If you were to do this application using the traditional Web server and HTML forms, your server would have to generate entire images and send them to the client. Anytime a plane's position changed, you'd have to generate new images for each client that was watching that plane. Even if a plane's position changes once a minute, if you watch ten planes, you'll be receiving an average of one image every six seconds. That's an incredible burden to place on your server.

Now, suppose you were to create the same application in Java. The Java applet would download a blank map from the server and then open up a socket connection to the server. Anytime the Java applet wanted to watch a new plane, or stop watching a plane, it would send a message to the server. The server would track what clients were watching what planes. One of the keys here is that the connection between the client and the server stays up. This allows the server to keep track of clients based on their sockets. Now, suppose the server receives a position update for a plane. It looks through its tables and finds every client that was watching that plane and sends the new position down to that client. It does not have to perform any image generation. The amount of data sent to the client is probably 100-1,000 times smaller than the image that would be sent under the previous architecture.

The Java applet is responsible for creating the new image of the aircraft. Although this may take a little longer to generate on the client than on the server, the server is able to handle many times more clients than it otherwise would, because it doesn't have to do as much work for each client.

If you step back and take a look at this application, you'll see that the applet is really just implementing the user interface for the flight tracking system. The bulk of the work in gathering the flight data and analyzing it is done by the server. The interaction between the server and client is a clearly defined set of actions. The client starts watching a plane, the client stops watching a plane, the server sends a flight position to the client. That'sa pretty simply protocol! The client does what it does best-it interacts with the user. The server does what it does best-it gathers and analyzes information.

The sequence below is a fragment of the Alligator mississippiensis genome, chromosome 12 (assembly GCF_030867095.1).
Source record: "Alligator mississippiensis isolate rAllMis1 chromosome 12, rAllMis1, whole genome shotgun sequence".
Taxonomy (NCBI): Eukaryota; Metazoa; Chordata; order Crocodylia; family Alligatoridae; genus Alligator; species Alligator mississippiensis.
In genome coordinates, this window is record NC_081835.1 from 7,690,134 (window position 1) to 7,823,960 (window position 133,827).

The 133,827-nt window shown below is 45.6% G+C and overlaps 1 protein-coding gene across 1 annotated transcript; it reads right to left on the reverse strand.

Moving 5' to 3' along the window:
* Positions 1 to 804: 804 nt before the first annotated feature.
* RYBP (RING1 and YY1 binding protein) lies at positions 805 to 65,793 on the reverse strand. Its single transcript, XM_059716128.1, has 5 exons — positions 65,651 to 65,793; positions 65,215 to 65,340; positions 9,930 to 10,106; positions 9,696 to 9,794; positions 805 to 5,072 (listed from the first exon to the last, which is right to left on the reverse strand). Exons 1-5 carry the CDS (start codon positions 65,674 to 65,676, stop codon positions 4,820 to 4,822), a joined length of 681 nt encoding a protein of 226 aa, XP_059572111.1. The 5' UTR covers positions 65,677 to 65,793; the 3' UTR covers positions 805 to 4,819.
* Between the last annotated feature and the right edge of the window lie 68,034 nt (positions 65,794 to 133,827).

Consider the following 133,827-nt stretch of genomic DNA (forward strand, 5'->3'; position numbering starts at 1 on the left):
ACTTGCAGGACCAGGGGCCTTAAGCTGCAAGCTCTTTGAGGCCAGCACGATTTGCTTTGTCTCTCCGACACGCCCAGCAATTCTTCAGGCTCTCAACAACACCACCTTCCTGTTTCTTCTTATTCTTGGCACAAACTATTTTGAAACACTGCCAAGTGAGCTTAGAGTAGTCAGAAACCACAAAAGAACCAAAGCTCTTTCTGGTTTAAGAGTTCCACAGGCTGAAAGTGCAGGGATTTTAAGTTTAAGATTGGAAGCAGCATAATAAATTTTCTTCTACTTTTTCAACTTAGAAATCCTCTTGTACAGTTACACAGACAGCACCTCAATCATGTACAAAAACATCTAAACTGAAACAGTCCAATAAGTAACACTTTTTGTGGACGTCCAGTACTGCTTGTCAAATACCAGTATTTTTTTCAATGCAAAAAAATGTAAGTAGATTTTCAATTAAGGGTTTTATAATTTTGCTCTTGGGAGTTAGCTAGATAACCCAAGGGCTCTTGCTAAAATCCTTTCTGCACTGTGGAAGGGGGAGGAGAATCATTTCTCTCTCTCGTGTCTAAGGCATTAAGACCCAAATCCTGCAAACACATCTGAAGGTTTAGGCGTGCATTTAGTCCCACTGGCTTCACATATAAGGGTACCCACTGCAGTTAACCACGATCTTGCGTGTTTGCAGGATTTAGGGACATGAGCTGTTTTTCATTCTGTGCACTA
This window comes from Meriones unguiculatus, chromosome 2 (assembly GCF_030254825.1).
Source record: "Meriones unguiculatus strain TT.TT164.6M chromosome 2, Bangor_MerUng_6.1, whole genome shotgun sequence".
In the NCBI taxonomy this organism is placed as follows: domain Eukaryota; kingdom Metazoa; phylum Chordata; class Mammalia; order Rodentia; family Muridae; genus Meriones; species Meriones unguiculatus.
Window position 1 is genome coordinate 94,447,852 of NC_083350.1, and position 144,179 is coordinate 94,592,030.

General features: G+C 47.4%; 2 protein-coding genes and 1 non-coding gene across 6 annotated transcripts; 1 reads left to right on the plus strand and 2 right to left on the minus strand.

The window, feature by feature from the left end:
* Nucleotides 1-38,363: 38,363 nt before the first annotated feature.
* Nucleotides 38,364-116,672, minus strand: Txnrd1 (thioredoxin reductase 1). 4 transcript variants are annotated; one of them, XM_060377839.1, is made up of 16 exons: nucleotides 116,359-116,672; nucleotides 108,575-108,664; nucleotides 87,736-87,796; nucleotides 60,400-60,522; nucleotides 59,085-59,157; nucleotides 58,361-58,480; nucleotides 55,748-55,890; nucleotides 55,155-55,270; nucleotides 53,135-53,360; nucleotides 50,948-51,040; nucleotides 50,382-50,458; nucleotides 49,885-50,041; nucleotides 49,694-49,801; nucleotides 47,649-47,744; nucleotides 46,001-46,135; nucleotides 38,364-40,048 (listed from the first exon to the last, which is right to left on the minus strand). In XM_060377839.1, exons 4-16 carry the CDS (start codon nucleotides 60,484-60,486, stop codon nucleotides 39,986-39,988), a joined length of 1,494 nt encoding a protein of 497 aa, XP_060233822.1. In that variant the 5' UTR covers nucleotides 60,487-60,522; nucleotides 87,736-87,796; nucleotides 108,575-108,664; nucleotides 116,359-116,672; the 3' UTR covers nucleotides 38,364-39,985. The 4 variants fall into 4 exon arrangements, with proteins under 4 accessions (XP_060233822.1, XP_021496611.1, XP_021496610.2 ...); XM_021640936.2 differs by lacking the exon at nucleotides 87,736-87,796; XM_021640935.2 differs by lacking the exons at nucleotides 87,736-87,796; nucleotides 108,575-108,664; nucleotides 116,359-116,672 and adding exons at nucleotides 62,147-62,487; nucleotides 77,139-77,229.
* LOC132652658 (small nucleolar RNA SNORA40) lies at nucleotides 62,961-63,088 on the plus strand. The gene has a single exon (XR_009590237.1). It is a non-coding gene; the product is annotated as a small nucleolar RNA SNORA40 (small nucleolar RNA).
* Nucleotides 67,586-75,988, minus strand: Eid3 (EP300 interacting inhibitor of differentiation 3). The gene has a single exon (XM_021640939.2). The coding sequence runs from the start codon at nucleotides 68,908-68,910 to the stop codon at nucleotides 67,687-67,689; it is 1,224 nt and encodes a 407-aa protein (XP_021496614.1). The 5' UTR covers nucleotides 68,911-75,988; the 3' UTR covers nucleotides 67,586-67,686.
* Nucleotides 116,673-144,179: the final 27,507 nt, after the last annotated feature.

Keep this in mind as you design and develop new applications. Don't heap all the work on the applet, just let it do what it does best-interact with the user.

Realizing that applets are going to need a reasonable way to communicate with the actual applications, Sun added two important subsystems to Java. Remote Method Invocation (RMI) allows a Java object to invoke methods in another Java applet somewhere else on the network. You don't have to come up with your own way of transmitting data between the applet and the application on the server. The applet can simply invoke methods on the server using RMI.

RMI is a nice feature, and is very easy to use since it blends into your applet and application almost seamlessly. There is another way to invoke methods remotely, however.It's called the Common Object Request Broker Architecture, or CORBA. There are many differences between RMI and CORBA. One of the biggest is that CORBA is a multi-language protocol. You can use CORBA in an applet to invoke methods in a C++ application running on your server.

You will be able to choose between RMI and CORBA for your applets. They will both be supported as part of the core of Java. You can expect both mechanisms to be present in a Java-compliant Web browser, or any Java-compliant environment.